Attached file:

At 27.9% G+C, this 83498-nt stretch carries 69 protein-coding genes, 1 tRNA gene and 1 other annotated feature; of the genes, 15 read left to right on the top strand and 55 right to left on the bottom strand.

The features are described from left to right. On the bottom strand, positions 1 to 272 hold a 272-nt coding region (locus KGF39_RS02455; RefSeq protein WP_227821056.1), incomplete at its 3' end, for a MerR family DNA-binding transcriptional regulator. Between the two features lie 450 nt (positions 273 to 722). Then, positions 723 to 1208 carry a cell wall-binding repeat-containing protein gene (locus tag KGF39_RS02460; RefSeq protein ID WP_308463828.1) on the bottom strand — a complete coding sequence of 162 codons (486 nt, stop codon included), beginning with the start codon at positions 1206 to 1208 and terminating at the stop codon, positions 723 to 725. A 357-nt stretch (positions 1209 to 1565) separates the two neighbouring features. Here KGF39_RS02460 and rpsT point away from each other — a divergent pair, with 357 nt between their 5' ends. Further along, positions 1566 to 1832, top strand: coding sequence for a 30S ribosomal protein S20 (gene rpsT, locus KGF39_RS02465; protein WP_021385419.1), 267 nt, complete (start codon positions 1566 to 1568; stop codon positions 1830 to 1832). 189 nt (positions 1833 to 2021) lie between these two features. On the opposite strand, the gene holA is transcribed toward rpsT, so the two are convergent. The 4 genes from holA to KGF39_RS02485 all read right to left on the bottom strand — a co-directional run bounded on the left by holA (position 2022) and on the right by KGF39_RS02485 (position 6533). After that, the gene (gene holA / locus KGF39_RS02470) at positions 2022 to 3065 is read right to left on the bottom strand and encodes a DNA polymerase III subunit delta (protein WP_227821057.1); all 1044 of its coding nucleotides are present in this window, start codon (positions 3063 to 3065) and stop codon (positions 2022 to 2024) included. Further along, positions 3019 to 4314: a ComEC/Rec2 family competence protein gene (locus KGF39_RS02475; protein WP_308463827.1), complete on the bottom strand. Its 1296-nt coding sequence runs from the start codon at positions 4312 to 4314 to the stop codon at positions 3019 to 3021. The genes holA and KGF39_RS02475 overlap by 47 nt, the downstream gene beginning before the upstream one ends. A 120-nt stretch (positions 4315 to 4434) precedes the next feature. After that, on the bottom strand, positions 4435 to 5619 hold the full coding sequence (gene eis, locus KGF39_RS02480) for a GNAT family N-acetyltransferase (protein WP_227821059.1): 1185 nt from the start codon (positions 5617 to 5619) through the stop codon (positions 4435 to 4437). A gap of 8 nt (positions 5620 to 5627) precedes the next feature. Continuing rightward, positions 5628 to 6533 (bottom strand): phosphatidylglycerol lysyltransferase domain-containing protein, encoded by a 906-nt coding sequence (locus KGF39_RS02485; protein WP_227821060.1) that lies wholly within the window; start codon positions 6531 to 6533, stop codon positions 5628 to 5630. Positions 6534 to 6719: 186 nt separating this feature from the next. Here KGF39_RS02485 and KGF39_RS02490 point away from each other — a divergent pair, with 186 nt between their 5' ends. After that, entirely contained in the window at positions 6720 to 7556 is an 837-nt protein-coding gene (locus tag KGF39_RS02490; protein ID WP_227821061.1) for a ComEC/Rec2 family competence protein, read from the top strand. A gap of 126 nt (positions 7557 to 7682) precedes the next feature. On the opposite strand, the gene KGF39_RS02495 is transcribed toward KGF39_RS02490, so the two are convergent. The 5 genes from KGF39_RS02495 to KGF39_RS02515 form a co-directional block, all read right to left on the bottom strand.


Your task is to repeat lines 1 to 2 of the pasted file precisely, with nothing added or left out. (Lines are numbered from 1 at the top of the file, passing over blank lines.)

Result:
At 27.9% G+C, this 83498-nt stretch carries 69 protein-coding genes, 1 tRNA gene and 1 other annotated feature; of the genes, 15 read left to right on the top strand and 55 right to left on the bottom strand.

The features are described from left to right. On the bottom strand, positions 1 to 272 hold a 272-nt coding region (locus KGF39_RS02455; RefSeq protein WP_227821056.1), incomplete at its 3' end, for a MerR family DNA-binding transcriptional regulator. Between the two features lie 450 nt (positions 273 to 722). Then, positions 723 to 1208 carry a cell wall-binding repeat-containing protein gene (locus tag KGF39_RS02460; RefSeq protein ID WP_308463828.1) on the bottom strand — a complete coding sequence of 162 codons (486 nt, stop codon included), beginning with the start codon at positions 1206 to 1208 and terminating at the stop codon, positions 723 to 725. A 357-nt stretch (positions 1209 to 1565) separates the two neighbouring features. Here KGF39_RS02460 and rpsT point away from each other — a divergent pair, with 357 nt between their 5' ends. Further along, positions 1566 to 1832, top strand: coding sequence for a 30S ribosomal protein S20 (gene rpsT, locus KGF39_RS02465; protein WP_021385419.1), 267 nt, complete (start codon positions 1566 to 1568; stop codon positions 1830 to 1832). 189 nt (positions 1833 to 2021) lie between these two features. On the opposite strand, the gene holA is transcribed toward rpsT, so the two are convergent. The 4 genes from holA to KGF39_RS02485 all read right to left on the bottom strand — a co-directional run bounded on the left by holA (position 2022) and on the right by KGF39_RS02485 (position 6533). After that, the gene (gene holA / locus KGF39_RS02470) at positions 2022 to 3065 is read right to left on the bottom strand and encodes a DNA polymerase III subunit delta (protein WP_227821057.1); all 1044 of its coding nucleotides are present in this window, start codon (positions 3063 to 3065) and stop codon (positions 2022 to 2024) included. Further along, positions 3019 to 4314: a ComEC/Rec2 family competence protein gene (locus KGF39_RS02475; protein WP_308463827.1), complete on the bottom strand. Its 1296-nt coding sequence runs from the start codon at positions 4312 to 4314 to the stop codon at positions 3019 to 3021. The genes holA and KGF39_RS02475 overlap by 47 nt, the downstream gene beginning before the upstream one ends. A 120-nt stretch (positions 4315 to 4434) precedes the next feature. After that, on the bottom strand, positions 4435 to 5619 hold the full coding sequence (gene eis, locus KGF39_RS02480) for a GNAT family N-acetyltransferase (protein WP_227821059.1): 1185 nt from the start codon (positions 5617 to 5619) through the stop codon (positions 4435 to 4437). A gap of 8 nt (positions 5620 to 5627) precedes the next feature. Continuing rightward, positions 5628 to 6533 (bottom strand): phosphatidylglycerol lysyltransferase domain-containing protein, encoded by a 906-nt coding sequence (locus KGF39_RS02485; protein WP_227821060.1) that lies wholly within the window; start codon positions 6531 to 6533, stop codon positions 5628 to 5630. Positions 6534 to 6719: 186 nt separating this feature from the next. Here KGF39_RS02485 and KGF39_RS02490 point away from each other — a divergent pair, with 186 nt between their 5' ends. After that, entirely contained in the window at positions 6720 to 7556 is an 837-nt protein-coding gene (locus tag KGF39_RS02490; protein ID WP_227821061.1) for a ComEC/Rec2 family competence protein, read from the top strand. A gap of 126 nt (positions 7557 to 7682) precedes the next feature. On the opposite strand, the gene KGF39_RS02495 is transcribed toward KGF39_RS02490, so the two are convergent. The 5 genes from KGF39_RS02495 to KGF39_RS02515 form a co-directional block, all read right to left on the bottom strand.